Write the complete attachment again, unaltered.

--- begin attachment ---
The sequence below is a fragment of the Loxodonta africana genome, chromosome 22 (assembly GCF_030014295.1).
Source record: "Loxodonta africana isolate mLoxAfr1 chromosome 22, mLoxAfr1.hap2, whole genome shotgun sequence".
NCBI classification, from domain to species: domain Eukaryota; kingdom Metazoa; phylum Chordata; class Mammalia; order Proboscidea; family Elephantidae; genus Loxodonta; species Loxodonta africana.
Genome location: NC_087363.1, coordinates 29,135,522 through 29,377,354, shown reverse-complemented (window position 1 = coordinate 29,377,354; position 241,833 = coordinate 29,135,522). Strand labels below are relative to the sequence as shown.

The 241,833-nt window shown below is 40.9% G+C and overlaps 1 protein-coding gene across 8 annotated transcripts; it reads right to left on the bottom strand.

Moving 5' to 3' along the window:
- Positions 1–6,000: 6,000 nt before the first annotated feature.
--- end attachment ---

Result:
The sequence below is a fragment of the Loxodonta africana genome, chromosome 22 (assembly GCF_030014295.1).
Source record: "Loxodonta africana isolate mLoxAfr1 chromosome 22, mLoxAfr1.hap2, whole genome shotgun sequence".
NCBI classification, from domain to species: domain Eukaryota; kingdom Metazoa; phylum Chordata; class Mammalia; order Proboscidea; family Elephantidae; genus Loxodonta; species Loxodonta africana.
Genome location: NC_087363.1, coordinates 29,135,522 through 29,377,354, shown reverse-complemented (window position 1 = coordinate 29,377,354; position 241,833 = coordinate 29,135,522). Strand labels below are relative to the sequence as shown.

The 241,833-nt window shown below is 40.9% G+C and overlaps 1 protein-coding gene across 8 annotated transcripts; it reads right to left on the bottom strand.

Moving 5' to 3' along the window:
- Positions 1–6,000: 6,000 nt before the first annotated feature.